Lazy loading is a programming technique used in web development to load resources asynchronously onto a web page. In other words, it consists of delaying the loading of certain elements, such as images and videos, until they are really needed.
Specifically, when lazy loading is used, images, videos, and other media are loaded only when the user approaches them while scrolling through the page.
Benefits of Lazy Loading
Among the benefits of Lazy Loading we can mention the following:
- Improves page load time: By not having to load all the elements of the page at the same time, lazy loading allows faster loading of those elements that the user needs to see immediately. This significantly improves the overall page load time, which in turn can improve the user experience and decrease the bounce rate.
- Reduce bandwidth usage: By loading page elements asynchronously, lazy loading also reduces users’ bandwidth usage, which can be especially useful on slow or expensive connections. If images, videos, or other heavy elements are used, this can make a big difference in page loading speed.
- Decreases battery consumption: On mobile devices, lazy loading can have a big impact on battery life. By reducing the number of items charged at the same time, power consumption is decreased and battery life is extended.
Drawbacks of Lazy Loading
Although lazy loading offers benefits in terms of performance and user experience, it also has some drawbacks that need to be taken into account when implementing it on a website:
- Indexing and SEO: If lazy loading is not implemented correctly, search engines may have difficulty indexing all page content, which negatively affects ranking in search results. It’s important to make sure that search engines can crawl and index uploaded content in a deferred manner.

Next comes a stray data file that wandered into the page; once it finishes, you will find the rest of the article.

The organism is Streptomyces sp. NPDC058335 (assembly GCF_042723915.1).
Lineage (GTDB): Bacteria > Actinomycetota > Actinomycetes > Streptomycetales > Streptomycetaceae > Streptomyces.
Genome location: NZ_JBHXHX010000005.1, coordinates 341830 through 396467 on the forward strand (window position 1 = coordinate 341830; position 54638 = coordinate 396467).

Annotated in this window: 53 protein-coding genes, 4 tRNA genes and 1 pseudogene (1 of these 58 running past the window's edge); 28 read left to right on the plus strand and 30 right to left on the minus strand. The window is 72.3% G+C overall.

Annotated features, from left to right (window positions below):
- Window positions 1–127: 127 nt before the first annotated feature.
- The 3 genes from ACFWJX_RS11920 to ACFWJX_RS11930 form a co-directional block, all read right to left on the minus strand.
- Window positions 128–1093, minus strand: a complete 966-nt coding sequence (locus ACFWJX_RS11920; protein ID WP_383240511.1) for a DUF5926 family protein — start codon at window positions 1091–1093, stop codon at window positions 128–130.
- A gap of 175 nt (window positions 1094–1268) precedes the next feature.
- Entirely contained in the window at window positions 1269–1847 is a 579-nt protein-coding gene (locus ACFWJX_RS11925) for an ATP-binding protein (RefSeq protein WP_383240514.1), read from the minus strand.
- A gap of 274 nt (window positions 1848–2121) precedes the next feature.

- Browser compatibility: Some lazy loading techniques may not be compatible with all browsers, especially older versions. This can lead to display and performance issues for users using unsupported browsers.
- User experience: If lazy loading is not configured correctly, users may experience moments when content has not yet loaded when they reach a specific part of the page. This can be frustrating and negatively affect the user experience.
- Scrolling: Lazy loading can cause problems with page scrolling if the page height is not adjusted correctly when the content is loaded. This can cause jumps in scrolling position or difficulty reaching the bottom of the page.
- Non-visible content: In some cases, lazy loaded elements may not display if the user does not scroll the page enough to trigger loading of those elements. This can result in important content that is not shown to all users.
To address these drawbacks, it is important to implement lazy loading correctly and perform extensive testing to ensure browser compatibility, search engine indexing, and user experience. In addition, it is recommended to use modern techniques and technologies, such as property
loading="lazy" in images and iframes, which is compatible with most modern browsers and helps ensure proper implementation of lazy loading.
How to lazy load
Implementing lazy loading on a web page is relatively straightforward, although it requires some technical knowledge. Generally speaking, it can be done as follows:
- Configure the code according to the needs: Once you have chosen the library or plugin to use, it is necessary to configure it according to the needs of our website. This includes things like the loading speed of elements, how they are displayed (for example, with transition effects), or how you define the items to load asynchronously.
- Test the effect on loading speed: Once lazy loading has been implemented, it is important to check that the page load time has indeed been reduced. To do this, you can use tools such as PageSpeed Insights or GTmetrix, which allow you to measure the loading time and the overall speed of the page.